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Drive Down Workers’ Comp Claims by Creating a Healthy Work Environment

Jan. 7, 2016
Minimize WC costs by championing practices such as pre-screening hiring, providing the right work tools and checking in with employees.

Workers’ compensation costs are on the rise. According to the 2014 Liberty Mutual Workplace Safety Index, the most disabling workplace injuries and illnesses in 2012 cost U.S. employers nearly $60 billion in workers’ compensation (WC) costs.

Additionally, the cost breakdown of WC has changed. The indemnity costs - compensation for damages or loss - traditionally were nearly 60 percent of total costs, while only 40 percent went to medical expenses. By contrast, today’s WC costs are 40 percent or less for indemnity and 60 percent or more for medical.

It is more critical than ever for employers to create a healthy and safe work environment in order to minimize the frequency and rising medical costs of their WC claims.

Impacting WC claims in a real way

There are a number of both general and industry-specific steps companies can take to impact their WC claims in both severity and frequency.

In construction, for example, where employers typically see a spike in WC claims close to project closeout or at the end of the season, strategies include engaging in a different seasonal business, like snow plowing, holding a portion of workers’ summer paychecks for winter payout, early communication of project close-out with employees and, for larger contractors, transferring employees to projects in a warmer state.

Regardless of the industry, though, any employer can leverage the following best practices to create a safe environment that promotes accountability among employees and employers alike.

Institute pre-hire screenings

A healthy and fit employee is less likely to get injured on the job and will recover faster should they sustain an injury. Have a third party perform physicals and functional capacity evaluations to assess prospective employee’s ability to meet the physical requirements of each job. Make sure only qualified employees are hired for the demands of their job.

Maintain the physical workplace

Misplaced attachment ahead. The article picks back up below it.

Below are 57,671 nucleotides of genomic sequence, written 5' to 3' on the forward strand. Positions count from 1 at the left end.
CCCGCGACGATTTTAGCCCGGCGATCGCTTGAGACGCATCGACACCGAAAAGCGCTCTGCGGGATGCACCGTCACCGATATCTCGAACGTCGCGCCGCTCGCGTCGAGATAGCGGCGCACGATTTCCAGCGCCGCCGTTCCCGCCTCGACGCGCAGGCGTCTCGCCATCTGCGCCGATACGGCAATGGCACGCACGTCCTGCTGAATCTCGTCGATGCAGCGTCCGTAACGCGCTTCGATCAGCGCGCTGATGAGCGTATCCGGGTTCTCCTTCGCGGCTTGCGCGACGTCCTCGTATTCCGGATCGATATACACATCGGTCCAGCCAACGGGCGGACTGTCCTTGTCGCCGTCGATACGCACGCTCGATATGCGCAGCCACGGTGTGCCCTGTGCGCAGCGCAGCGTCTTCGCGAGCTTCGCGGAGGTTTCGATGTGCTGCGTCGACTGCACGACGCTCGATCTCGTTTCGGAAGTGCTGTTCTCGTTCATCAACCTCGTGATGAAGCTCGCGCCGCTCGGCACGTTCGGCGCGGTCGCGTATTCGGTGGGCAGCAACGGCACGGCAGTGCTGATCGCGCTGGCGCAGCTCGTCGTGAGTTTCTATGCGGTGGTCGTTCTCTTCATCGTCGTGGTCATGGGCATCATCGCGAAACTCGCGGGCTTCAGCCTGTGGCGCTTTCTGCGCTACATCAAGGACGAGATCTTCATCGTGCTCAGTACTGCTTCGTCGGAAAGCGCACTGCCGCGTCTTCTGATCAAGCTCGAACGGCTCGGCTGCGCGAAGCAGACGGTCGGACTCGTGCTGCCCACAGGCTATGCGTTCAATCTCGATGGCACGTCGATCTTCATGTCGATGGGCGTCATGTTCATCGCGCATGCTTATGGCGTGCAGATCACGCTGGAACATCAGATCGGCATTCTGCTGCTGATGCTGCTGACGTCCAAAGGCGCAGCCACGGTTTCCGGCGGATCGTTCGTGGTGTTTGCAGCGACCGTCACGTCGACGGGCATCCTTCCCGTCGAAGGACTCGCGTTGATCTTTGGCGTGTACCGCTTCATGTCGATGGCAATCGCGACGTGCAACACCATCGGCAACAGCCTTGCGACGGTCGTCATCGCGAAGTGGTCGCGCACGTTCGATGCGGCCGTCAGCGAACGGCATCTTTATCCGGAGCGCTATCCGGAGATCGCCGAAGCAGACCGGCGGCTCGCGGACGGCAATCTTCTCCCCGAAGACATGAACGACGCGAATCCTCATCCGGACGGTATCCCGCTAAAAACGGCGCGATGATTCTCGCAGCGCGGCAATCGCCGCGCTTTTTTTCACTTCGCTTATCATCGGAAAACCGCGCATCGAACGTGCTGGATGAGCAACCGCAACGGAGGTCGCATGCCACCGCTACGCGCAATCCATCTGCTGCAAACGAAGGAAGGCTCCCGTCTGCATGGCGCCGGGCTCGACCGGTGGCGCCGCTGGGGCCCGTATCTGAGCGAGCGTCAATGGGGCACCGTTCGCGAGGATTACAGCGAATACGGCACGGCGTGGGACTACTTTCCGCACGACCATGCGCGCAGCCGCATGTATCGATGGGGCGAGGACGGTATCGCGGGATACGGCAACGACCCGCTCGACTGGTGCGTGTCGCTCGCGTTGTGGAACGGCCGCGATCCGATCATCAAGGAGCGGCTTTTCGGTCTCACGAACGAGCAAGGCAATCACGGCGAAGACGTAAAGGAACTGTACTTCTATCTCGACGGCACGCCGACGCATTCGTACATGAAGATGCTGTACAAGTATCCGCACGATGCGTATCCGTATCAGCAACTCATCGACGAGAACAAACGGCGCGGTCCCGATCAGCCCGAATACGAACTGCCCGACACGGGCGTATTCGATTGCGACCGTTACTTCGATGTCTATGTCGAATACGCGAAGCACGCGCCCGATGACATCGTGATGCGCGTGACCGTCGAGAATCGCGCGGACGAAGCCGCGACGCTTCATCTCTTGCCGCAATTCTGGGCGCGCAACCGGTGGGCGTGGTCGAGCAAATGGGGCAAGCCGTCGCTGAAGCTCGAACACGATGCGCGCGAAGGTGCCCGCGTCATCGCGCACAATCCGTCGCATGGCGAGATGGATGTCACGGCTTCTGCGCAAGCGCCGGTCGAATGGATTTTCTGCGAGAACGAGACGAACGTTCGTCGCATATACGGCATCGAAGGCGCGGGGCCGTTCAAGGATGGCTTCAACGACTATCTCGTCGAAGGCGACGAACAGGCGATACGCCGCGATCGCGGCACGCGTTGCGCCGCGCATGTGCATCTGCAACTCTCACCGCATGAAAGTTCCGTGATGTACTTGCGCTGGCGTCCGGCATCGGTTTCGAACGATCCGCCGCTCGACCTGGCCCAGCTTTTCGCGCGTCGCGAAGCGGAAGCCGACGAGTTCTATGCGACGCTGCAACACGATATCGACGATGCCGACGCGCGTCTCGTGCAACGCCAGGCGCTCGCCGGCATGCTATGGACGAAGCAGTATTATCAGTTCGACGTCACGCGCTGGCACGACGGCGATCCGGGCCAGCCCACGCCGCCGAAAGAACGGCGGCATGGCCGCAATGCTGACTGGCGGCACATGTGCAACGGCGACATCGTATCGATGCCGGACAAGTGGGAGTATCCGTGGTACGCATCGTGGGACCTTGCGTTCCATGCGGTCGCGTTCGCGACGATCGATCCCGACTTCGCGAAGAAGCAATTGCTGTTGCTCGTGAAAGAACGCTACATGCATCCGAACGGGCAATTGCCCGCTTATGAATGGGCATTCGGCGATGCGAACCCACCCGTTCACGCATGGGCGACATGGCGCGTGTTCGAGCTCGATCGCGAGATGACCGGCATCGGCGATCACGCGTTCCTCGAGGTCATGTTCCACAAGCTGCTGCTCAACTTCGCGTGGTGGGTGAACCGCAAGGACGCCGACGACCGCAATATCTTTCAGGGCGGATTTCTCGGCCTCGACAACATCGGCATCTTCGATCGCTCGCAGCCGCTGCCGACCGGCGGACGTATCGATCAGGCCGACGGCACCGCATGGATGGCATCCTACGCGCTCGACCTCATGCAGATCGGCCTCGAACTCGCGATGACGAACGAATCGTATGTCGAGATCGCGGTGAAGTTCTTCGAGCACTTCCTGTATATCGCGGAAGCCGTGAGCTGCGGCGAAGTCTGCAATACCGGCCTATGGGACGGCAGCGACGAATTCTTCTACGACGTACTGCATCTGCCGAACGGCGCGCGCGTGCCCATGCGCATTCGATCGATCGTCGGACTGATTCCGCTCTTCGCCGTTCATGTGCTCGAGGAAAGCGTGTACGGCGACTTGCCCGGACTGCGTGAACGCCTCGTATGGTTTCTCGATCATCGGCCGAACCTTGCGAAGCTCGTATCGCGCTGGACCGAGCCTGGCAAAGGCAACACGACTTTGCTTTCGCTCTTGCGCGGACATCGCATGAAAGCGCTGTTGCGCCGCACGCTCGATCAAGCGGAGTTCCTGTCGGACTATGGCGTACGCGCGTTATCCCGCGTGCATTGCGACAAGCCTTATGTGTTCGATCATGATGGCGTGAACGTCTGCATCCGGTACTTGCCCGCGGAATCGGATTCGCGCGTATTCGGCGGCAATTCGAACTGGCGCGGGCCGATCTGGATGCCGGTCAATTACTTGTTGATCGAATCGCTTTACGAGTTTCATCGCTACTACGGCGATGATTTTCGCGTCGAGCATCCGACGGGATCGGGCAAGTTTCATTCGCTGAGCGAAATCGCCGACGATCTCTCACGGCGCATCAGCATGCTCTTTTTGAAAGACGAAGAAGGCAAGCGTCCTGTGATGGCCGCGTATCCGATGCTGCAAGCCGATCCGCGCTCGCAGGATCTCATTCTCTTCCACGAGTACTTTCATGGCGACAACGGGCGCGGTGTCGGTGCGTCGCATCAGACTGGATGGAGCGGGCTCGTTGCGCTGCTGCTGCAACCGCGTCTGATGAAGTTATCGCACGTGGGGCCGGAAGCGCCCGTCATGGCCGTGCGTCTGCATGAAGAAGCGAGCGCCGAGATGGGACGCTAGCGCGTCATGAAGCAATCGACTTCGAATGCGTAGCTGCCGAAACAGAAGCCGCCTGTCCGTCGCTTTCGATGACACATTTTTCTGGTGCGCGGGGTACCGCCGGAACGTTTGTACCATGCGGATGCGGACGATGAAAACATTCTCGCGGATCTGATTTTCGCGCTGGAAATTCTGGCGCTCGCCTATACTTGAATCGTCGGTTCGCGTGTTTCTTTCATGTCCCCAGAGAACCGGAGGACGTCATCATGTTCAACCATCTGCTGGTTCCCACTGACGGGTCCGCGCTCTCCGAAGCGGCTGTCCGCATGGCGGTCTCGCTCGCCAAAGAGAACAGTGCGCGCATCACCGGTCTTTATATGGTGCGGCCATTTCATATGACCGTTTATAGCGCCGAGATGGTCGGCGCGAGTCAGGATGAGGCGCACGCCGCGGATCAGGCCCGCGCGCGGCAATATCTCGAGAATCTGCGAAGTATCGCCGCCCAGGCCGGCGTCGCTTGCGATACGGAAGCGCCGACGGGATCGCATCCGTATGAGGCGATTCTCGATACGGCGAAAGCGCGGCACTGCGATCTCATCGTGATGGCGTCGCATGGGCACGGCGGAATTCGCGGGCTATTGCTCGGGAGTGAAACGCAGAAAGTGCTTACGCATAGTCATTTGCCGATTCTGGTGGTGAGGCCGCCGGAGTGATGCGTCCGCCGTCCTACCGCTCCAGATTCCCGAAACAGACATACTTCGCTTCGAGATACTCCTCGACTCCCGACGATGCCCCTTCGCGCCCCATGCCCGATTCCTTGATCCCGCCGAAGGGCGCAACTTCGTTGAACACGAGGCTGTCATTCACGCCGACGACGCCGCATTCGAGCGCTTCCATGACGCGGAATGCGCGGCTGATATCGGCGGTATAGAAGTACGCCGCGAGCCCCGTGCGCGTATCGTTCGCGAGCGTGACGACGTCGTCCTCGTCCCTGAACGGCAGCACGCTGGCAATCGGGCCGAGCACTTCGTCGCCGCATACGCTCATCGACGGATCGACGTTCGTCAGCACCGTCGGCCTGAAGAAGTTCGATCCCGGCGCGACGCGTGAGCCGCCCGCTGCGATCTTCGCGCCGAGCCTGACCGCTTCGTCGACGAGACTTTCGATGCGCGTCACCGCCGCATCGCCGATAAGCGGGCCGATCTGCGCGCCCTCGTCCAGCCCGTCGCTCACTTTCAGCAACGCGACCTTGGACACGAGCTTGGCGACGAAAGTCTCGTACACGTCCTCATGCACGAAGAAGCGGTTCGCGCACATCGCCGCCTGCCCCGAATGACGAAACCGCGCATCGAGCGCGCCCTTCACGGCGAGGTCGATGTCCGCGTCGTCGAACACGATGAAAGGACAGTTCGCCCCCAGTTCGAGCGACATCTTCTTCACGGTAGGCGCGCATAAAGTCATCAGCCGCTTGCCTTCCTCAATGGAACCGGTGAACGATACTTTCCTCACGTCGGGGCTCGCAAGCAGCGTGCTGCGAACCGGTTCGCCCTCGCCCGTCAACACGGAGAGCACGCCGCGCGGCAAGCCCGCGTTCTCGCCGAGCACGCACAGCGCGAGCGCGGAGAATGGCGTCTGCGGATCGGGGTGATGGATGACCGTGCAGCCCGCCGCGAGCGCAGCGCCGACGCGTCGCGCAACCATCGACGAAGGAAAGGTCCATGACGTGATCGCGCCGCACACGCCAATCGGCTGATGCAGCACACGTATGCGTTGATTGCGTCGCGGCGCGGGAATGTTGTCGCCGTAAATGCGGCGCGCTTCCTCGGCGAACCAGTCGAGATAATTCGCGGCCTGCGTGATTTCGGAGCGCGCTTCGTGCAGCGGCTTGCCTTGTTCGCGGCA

Make sure work sites are well maintained and regularly evaluated for hazards, including performing preventive maintenance where applicable.

Promote the physical and emotional health of employees

Without the right balance of physical and emotional health, stress and anxiety can surface and the frequency and severity of workplace injury and illness will increase. Do this by ensuring that supervisors aren’t over-incentivizing production while ignoring safety. When possible, use performance management strategies that engage workers in shared decision-making. Consider a corporate wellness program that incentivizes healthy living and rewards healthy lifestyle choices.

Assess work and provide the necessary tools

Sometimes it’s the nature of the work itself that poses the greatest risk. Assess the required work, establish on-the-job rules accordingly, train employees to do their jobs safely and provide the necessary tools and protective equipment they need.

Introduce a daily check-in

For blue collar jobs, like construction, that are especially injury prone, establish a meeting at the beginning as well as the end of the day that requires everyone to pass in front of the foreman’s eyes. The a.m. meeting might include five minutes of stretching or warm-ups, while the evening meeting could require everyone to sign something that says “I left the job healthy today,” to prevent an injured claim tomorrow.

Establish a return-to-work program

Known to curb long-term WC costs by bringing employees back to the office/project more quickly, return-to-work programs can include part-time, telecommuting and modified work duties and schedules. Such programs can improve productivity and morale across an organization, saving time and money, while protecting companies from loss of talent.

There’s no question that healthy employees are more productive, happier and generally have lower levels of stress and anxiety. Cultivating the optimal work environment that champions safety, physical and emotional health can lead to lower turnover, absenteeism and ultimately produce fewer WC claims.

Philip Casto, AVP, and Tom Heebner, SVP, Risk Consultants at HUB International, serve as resources for insurance brokerage operations, providing risk control and developing strategies to lower WC costs through aggressive safety management.

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